A poll released Monday by GIS XXI, which is run by a former Chávez cabinet member, gives Maduro 55.3 percent of the vote versus Capriles’ 44.7 percent. GIS founder Jesse Chacón told VTV television that Maduro’s lead had widened since the beginning of the year. Other polls also give Maduro a double-digit lead.
When Chávez died after an 18-month battle with cancer, it triggered snap elections with tight time frames. This campaign will run for just 10 days.
That leaves Capriles with little time to woo voters, said José Antonio Gil with Datanalisis.
“It’s going to be hard to turn his numbers around in 15 days,” he said. “But in politics anything can happen.”
Many of the allegations the candidates and their supporters are tossing at each other are recycled from past campaigns, others are more sinister. Last month, Foreign Minister Elias Jaua said two former U.S. diplomats — Roger Noriega and Otto Reich — were working with the CIA to recruit “mercenaries” in Central America to kill Capriles.
Jaua said the plot was intended to generate violence in Venezuela to justify a “foreign invasion like they did in Libya and like they have wanted to do in our sister Republic of Syria.”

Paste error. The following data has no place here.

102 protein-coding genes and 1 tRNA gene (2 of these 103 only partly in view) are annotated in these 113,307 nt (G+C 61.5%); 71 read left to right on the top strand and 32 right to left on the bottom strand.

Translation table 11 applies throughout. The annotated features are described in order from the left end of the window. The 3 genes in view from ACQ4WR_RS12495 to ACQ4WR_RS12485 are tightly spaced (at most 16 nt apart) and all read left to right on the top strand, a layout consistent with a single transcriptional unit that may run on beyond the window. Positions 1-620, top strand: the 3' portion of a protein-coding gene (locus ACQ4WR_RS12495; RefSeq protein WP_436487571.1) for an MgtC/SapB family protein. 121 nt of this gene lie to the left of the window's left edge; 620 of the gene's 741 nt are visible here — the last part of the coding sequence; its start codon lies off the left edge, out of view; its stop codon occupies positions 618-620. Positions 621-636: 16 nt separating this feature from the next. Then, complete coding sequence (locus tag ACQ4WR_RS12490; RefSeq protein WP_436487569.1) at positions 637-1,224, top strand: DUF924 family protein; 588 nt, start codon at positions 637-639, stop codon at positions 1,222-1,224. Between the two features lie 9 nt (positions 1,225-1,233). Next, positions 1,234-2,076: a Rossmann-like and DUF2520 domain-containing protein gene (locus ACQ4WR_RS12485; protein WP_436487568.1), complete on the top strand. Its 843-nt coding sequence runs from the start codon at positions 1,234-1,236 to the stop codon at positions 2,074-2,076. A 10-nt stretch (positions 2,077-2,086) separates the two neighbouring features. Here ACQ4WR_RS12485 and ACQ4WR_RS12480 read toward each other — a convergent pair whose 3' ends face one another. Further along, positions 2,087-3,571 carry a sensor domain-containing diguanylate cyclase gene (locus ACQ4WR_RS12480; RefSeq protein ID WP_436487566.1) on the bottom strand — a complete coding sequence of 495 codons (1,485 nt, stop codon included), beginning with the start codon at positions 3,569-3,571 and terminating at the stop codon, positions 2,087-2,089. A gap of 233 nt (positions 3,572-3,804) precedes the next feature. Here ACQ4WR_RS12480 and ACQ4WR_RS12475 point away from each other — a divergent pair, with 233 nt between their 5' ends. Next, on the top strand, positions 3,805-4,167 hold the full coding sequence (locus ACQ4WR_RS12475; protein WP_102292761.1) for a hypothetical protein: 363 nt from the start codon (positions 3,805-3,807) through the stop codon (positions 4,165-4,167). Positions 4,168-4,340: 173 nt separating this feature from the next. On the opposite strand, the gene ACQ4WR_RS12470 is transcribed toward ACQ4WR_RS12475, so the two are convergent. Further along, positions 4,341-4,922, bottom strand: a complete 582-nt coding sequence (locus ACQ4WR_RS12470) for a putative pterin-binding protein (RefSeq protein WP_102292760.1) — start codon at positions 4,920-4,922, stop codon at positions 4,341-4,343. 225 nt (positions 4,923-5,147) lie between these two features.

Capriles has said that if anything happens to him it would be Maduro’s fault, and both Noriega and Reich have ridiculed the allegations.
“Maduro’s latest hateful fabrication is part of a cynical strategy aimed at distracting Venezuela from the man-made disaster of his party’s 14-year ‘socialist’ rule,” Reich, the former U.S. ambassador to Venezuela and a longtime Chávez critic, wrote in an open letter. “Since Maduro could not win the election by offering the Venezuelans bread, because bread is just one of the many foodstuffs missing from store shelves, he offers circuses.”
During his 14 years in power, Chávez perfected the art of name calling, said Gil with Datanalisis. Chávez regularly referred to the opposition as “the squalid ones” and “corrupt oligarchs” and called Capriles “a mediocre bootlicker.”
But the invective in this campaign is reaching new heights, he said.
“Personal attacks are nothing new,” he said. “What is new is their intensity.”